(AP Photo/Michael Sohn)

Russian hackers are alleged to be targeting nuclear power plants

U.S. intelligence officials say Russia, emboldened since the 2016 presidential election, is going after new targets


Matthew Rozsa
July 7, 2017 11:57AM (UTC)

Russian hackers are the chief suspects in recent efforts to meddle with the computer networks that run various nuclear power plants and other energy facilities.

If Russia is indeed responsible, it suggests that they could attempt to forcibly shut down parts of America's power grid like they are believed to have done to Ukraine in the past, according to a report by Bloomberg.

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This would also be consistent with a recent CNN report, which cites American intelligence officials describing an increase in Russian intelligence gathering activities since the 2016 presidential election. As one senior intelligence official told the site, "Russians have maintained an aggressive collection posture in the U.S., and their success in election meddling has not deterred them."

The hackers, regardless of nationality, are believed to be responsible for breaching the Wolf Creek Nuclear Operating Corporation in Kentucky among a number of other facilities since May, according to the Department of Homeland Security and the Federal Bureau of Investigation. The New York Times confirmed the joint report with security specialists who have had to cope with the hacking attempts.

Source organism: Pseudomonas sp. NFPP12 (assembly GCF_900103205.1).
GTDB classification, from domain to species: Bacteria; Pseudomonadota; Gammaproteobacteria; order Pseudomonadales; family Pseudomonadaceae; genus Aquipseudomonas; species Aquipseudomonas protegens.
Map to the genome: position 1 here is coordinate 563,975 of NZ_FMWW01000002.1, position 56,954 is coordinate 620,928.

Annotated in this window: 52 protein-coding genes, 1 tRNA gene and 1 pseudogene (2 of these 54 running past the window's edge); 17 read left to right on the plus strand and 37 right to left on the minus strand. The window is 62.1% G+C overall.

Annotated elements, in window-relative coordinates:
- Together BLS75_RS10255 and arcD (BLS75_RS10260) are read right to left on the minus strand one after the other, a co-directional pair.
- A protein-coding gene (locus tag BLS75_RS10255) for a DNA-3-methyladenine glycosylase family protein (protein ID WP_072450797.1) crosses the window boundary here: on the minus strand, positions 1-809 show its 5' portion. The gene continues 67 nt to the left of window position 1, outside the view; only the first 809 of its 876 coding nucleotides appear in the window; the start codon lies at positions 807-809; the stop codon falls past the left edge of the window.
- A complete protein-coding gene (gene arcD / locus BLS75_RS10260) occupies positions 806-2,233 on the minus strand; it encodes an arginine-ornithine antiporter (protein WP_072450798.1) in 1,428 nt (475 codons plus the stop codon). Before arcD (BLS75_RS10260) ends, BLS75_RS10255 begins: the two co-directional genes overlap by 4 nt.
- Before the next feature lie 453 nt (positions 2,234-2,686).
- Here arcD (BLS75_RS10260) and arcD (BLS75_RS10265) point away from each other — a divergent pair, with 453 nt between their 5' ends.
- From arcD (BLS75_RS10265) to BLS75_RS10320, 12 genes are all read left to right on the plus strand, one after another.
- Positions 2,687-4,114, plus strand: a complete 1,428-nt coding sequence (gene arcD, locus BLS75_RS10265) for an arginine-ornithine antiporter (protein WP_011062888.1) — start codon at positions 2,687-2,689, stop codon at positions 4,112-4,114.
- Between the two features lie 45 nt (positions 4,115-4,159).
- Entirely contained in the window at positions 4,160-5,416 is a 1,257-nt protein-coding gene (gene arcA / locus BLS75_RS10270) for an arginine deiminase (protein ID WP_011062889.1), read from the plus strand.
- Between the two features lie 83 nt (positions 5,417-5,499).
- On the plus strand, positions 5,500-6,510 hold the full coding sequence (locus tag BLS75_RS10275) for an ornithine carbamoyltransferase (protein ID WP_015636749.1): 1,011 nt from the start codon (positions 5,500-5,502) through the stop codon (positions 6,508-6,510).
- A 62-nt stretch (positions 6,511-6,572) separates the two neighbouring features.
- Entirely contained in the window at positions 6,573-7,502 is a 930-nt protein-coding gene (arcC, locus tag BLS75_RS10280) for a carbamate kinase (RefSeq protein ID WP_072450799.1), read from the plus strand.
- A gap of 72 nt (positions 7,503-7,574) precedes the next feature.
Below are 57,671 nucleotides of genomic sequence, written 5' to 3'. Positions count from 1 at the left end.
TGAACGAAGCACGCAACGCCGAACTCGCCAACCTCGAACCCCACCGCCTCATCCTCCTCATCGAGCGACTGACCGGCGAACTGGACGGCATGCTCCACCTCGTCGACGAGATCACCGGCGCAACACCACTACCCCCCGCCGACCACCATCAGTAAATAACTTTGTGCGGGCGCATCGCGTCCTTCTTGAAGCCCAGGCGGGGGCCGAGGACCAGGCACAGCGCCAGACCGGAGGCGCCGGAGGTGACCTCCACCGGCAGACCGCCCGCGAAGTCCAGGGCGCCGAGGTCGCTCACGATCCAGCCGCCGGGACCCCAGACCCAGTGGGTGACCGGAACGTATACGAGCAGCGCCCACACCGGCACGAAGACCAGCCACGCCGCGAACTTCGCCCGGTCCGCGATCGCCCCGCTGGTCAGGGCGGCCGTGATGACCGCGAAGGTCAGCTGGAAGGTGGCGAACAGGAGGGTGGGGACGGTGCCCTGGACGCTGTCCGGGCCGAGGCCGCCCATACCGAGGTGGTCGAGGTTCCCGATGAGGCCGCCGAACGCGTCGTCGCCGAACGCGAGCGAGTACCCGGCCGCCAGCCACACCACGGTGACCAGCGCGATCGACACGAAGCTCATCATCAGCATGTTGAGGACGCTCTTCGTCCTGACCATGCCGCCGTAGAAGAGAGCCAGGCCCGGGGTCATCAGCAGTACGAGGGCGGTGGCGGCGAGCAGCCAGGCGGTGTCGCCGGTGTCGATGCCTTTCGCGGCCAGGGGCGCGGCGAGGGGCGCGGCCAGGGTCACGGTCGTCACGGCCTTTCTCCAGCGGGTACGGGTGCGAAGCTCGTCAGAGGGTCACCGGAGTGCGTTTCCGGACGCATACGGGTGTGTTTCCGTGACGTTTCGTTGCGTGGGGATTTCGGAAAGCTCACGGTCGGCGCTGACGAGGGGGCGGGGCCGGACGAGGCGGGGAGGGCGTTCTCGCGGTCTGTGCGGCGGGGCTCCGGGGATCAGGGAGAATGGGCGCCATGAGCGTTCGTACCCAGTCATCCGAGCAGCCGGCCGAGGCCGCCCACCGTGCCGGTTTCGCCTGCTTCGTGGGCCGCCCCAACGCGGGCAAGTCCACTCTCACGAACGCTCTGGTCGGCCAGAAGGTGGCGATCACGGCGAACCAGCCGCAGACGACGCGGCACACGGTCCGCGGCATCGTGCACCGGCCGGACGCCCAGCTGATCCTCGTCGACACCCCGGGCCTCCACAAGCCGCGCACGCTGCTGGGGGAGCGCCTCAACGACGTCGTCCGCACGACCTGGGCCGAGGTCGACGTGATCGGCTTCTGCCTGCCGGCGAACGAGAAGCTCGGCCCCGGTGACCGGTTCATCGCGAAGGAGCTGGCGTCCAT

Although the report carried an urgent amber warning, which is the second-highest rating for a threat, it did not state whether the motivation for the attacks was espionage or simply creating mayhem. They also did not discuss how many energy facilities were breached by the hackers or the extent of the damage they've done, if any.

The report's conclusion, however, was that the hackers were trying to map out computer networks for information they could use in future cyberattacks.


Matthew Rozsa

Matthew Rozsa is a breaking news writer for Salon. He holds an MA in History from Rutgers University-Newark and is ABD in his PhD program in History at Lehigh University. His work has appeared in Mic, Quartz and MSNBC.

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